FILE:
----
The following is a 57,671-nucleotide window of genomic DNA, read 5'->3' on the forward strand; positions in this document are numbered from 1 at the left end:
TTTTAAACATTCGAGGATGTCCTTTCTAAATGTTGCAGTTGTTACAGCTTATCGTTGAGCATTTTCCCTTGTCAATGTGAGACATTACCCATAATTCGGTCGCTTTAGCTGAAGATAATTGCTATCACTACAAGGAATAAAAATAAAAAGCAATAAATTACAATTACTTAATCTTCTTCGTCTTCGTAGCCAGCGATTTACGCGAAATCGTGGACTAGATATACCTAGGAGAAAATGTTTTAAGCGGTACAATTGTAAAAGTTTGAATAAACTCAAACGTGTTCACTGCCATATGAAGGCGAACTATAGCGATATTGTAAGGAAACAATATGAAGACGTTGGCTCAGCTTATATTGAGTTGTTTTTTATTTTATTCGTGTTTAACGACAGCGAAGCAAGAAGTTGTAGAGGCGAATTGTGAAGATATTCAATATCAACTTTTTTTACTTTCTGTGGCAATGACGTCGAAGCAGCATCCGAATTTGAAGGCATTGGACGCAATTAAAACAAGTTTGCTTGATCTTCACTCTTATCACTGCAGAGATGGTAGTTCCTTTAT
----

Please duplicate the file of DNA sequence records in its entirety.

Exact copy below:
The following is a 57,671-nucleotide window of genomic DNA, read 5'->3' on the forward strand; positions in this document are numbered from 1 at the left end:
TTTTAAACATTCGAGGATGTCCTTTCTAAATGTTGCAGTTGTTACAGCTTATCGTTGAGCATTTTCCCTTGTCAATGTGAGACATTACCCATAATTCGGTCGCTTTAGCTGAAGATAATTGCTATCACTACAAGGAATAAAAATAAAAAGCAATAAATTACAATTACTTAATCTTCTTCGTCTTCGTAGCCAGCGATTTACGCGAAATCGTGGACTAGATATACCTAGGAGAAAATGTTTTAAGCGGTACAATTGTAAAAGTTTGAATAAACTCAAACGTGTTCACTGCCATATGAAGGCGAACTATAGCGATATTGTAAGGAAACAATATGAAGACGTTGGCTCAGCTTATATTGAGTTGTTTTTTATTTTATTCGTGTTTAACGACAGCGAAGCAAGAAGTTGTAGAGGCGAATTGTGAAGATATTCAATATCAACTTTTTTTACTTTCTGTGGCAATGACGTCGAAGCAGCATCCGAATTTGAAGGCATTGGACGCAATTAAAACAAGTTTGCTTGATCTTCACTCTTATCACTGCAGAGATGGTAGTTCCTTTAT